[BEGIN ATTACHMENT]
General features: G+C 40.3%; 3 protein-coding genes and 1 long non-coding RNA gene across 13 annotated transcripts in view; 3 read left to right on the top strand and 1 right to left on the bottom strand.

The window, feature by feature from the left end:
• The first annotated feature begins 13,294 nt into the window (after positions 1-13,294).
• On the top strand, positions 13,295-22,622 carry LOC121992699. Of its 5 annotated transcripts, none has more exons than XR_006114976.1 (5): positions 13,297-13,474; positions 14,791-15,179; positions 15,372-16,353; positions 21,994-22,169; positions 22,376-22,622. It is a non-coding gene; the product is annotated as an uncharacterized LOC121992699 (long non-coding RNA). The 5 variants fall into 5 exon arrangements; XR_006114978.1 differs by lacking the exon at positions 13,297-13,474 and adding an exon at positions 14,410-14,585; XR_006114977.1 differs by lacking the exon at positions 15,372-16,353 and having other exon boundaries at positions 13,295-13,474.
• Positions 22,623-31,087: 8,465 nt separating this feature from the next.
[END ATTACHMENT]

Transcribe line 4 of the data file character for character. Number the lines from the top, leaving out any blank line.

• On the top strand, positions 13,295-22,622 carry LOC121992699. Of its 5 annotated transcripts, none has more exons than XR_006114976.1 (5): positions 13,297-13,474; positions 14,791-15,179; positions 15,372-16,353; positions 21,994-22,169; positions 22,376-22,622. It is a non-coding gene; the product is annotated as an uncharacterized LOC121992699 (long non-coding RNA). The 5 variants fall into 5 exon arrangements; XR_006114978.1 differs by lacking the exon at positions 13,297-13,474 and adding an exon at positions 14,410-14,585; XR_006114977.1 differs by lacking the exon at positions 15,372-16,353 and having other exon boundaries at positions 13,295-13,474.